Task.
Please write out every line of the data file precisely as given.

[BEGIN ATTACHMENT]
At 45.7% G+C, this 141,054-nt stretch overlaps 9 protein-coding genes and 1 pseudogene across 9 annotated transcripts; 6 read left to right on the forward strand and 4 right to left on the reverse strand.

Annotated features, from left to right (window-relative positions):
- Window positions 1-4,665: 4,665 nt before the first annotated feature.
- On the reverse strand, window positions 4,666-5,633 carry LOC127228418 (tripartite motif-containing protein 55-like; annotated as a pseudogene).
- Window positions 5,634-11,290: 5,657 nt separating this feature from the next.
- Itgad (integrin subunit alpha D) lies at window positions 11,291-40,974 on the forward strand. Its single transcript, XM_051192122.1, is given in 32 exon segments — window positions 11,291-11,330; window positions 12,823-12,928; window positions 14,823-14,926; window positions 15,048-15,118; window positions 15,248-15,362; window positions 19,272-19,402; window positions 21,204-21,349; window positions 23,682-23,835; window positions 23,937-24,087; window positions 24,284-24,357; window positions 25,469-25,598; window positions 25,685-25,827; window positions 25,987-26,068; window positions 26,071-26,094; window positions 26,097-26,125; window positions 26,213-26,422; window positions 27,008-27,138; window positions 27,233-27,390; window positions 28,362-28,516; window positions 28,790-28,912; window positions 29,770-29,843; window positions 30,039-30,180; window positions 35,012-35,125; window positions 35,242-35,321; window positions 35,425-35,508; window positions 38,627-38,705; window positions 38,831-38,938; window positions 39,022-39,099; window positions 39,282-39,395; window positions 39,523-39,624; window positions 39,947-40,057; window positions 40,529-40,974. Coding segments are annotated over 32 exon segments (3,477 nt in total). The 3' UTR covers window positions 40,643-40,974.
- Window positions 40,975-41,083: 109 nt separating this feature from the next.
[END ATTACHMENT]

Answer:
At 45.7% G+C, this 141,054-nt stretch overlaps 9 protein-coding genes and 1 pseudogene across 9 annotated transcripts; 6 read left to right on the forward strand and 4 right to left on the reverse strand.

Annotated features, from left to right (window-relative positions):
- Window positions 1-4,665: 4,665 nt before the first annotated feature.
- On the reverse strand, window positions 4,666-5,633 carry LOC127228418 (tripartite motif-containing protein 55-like; annotated as a pseudogene).
- Window positions 5,634-11,290: 5,657 nt separating this feature from the next.
- Itgad (integrin subunit alpha D) lies at window positions 11,291-40,974 on the forward strand. Its single transcript, XM_051192122.1, is given in 32 exon segments — window positions 11,291-11,330; window positions 12,823-12,928; window positions 14,823-14,926; window positions 15,048-15,118; window positions 15,248-15,362; window positions 19,272-19,402; window positions 21,204-21,349; window positions 23,682-23,835; window positions 23,937-24,087; window positions 24,284-24,357; window positions 25,469-25,598; window positions 25,685-25,827; window positions 25,987-26,068; window positions 26,071-26,094; window positions 26,097-26,125; window positions 26,213-26,422; window positions 27,008-27,138; window positions 27,233-27,390; window positions 28,362-28,516; window positions 28,790-28,912; window positions 29,770-29,843; window positions 30,039-30,180; window positions 35,012-35,125; window positions 35,242-35,321; window positions 35,425-35,508; window positions 38,627-38,705; window positions 38,831-38,938; window positions 39,022-39,099; window positions 39,282-39,395; window positions 39,523-39,624; window positions 39,947-40,057; window positions 40,529-40,974. Coding segments are annotated over 32 exon segments (3,477 nt in total). The 3' UTR covers window positions 40,643-40,974.
- Window positions 40,975-41,083: 109 nt separating this feature from the next.